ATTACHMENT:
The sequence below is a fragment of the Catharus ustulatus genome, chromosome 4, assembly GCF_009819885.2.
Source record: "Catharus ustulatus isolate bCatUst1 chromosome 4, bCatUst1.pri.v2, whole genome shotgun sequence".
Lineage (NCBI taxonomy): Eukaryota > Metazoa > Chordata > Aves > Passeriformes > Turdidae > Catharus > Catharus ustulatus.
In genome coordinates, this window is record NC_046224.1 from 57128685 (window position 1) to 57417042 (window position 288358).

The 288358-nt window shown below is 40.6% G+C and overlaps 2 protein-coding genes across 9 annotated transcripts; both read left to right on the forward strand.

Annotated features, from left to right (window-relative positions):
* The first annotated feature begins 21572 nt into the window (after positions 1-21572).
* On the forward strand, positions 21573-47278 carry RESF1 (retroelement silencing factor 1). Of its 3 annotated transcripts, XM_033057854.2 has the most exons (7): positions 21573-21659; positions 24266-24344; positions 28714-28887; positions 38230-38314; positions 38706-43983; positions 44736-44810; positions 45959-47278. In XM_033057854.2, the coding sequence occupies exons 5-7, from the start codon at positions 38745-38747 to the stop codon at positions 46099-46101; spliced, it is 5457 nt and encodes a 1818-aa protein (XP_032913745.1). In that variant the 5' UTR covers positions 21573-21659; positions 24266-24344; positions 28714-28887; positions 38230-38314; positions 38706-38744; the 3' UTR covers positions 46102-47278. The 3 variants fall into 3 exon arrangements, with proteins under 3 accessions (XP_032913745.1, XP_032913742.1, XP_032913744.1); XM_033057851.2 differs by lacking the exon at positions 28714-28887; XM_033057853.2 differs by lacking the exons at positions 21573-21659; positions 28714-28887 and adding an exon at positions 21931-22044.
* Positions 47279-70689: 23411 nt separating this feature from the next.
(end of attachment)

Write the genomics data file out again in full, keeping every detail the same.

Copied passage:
The sequence below is a fragment of the Catharus ustulatus genome, chromosome 4, assembly GCF_009819885.2.
Source record: "Catharus ustulatus isolate bCatUst1 chromosome 4, bCatUst1.pri.v2, whole genome shotgun sequence".
Lineage (NCBI taxonomy): Eukaryota > Metazoa > Chordata > Aves > Passeriformes > Turdidae > Catharus > Catharus ustulatus.
In genome coordinates, this window is record NC_046224.1 from 57128685 (window position 1) to 57417042 (window position 288358).

The 288358-nt window shown below is 40.6% G+C and overlaps 2 protein-coding genes across 9 annotated transcripts; both read left to right on the forward strand.

Annotated features, from left to right (window-relative positions):
* The first annotated feature begins 21572 nt into the window (after positions 1-21572).
* On the forward strand, positions 21573-47278 carry RESF1 (retroelement silencing factor 1). Of its 3 annotated transcripts, XM_033057854.2 has the most exons (7): positions 21573-21659; positions 24266-24344; positions 28714-28887; positions 38230-38314; positions 38706-43983; positions 44736-44810; positions 45959-47278. In XM_033057854.2, the coding sequence occupies exons 5-7, from the start codon at positions 38745-38747 to the stop codon at positions 46099-46101; spliced, it is 5457 nt and encodes a 1818-aa protein (XP_032913745.1). In that variant the 5' UTR covers positions 21573-21659; positions 24266-24344; positions 28714-28887; positions 38230-38314; positions 38706-38744; the 3' UTR covers positions 46102-47278. The 3 variants fall into 3 exon arrangements, with proteins under 3 accessions (XP_032913745.1, XP_032913742.1, XP_032913744.1); XM_033057851.2 differs by lacking the exon at positions 28714-28887; XM_033057853.2 differs by lacking the exons at positions 21573-21659; positions 28714-28887 and adding an exon at positions 21931-22044.
* Positions 47279-70689: 23411 nt separating this feature from the next.